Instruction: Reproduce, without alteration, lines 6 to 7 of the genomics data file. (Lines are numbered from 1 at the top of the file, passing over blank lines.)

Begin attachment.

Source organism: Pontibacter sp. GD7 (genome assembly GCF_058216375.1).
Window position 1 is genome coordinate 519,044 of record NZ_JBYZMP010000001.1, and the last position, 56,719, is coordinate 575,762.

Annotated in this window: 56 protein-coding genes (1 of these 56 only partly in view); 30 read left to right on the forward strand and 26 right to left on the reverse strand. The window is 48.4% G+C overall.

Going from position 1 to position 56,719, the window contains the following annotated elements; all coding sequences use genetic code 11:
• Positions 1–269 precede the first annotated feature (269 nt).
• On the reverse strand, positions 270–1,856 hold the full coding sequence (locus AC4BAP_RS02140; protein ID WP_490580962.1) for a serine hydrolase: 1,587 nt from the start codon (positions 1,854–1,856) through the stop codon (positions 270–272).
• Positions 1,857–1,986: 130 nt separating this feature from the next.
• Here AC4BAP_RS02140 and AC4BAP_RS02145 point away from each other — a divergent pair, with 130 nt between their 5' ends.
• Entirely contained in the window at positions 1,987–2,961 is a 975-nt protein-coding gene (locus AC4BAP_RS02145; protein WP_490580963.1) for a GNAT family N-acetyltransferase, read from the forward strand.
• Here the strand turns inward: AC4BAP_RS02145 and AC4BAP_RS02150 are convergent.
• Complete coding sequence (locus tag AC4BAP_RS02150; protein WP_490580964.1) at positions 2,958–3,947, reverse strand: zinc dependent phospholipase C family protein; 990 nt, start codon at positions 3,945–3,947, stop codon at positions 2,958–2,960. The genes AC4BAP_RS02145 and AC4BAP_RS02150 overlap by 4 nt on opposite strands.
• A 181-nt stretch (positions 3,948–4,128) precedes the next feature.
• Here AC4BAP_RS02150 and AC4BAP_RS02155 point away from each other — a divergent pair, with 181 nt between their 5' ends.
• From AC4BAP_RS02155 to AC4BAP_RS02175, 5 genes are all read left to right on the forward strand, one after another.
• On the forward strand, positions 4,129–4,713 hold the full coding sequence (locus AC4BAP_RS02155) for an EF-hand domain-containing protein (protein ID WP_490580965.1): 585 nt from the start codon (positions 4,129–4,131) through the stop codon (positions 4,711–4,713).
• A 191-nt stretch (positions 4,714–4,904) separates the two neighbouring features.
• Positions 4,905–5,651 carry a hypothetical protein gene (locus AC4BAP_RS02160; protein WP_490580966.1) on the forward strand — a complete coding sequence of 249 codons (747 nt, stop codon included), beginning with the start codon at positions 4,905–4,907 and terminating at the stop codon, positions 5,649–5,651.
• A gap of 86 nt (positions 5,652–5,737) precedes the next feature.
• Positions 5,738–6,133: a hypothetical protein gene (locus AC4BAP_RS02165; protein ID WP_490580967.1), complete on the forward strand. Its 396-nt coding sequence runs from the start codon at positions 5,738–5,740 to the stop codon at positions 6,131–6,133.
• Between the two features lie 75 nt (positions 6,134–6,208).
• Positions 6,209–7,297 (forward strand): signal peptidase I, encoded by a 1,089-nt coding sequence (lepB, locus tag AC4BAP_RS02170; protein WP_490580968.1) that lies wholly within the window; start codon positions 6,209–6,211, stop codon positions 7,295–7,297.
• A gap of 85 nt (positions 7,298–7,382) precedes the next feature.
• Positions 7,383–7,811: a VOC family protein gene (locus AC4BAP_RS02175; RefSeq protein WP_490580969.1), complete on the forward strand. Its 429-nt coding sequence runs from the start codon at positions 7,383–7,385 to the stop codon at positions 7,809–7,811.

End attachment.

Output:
• On the reverse strand, positions 270–1,856 hold the full coding sequence (locus AC4BAP_RS02140; protein ID WP_490580962.1) for a serine hydrolase: 1,587 nt from the start codon (positions 1,854–1,856) through the stop codon (positions 270–272).
• Positions 1,857–1,986: 130 nt separating this feature from the next.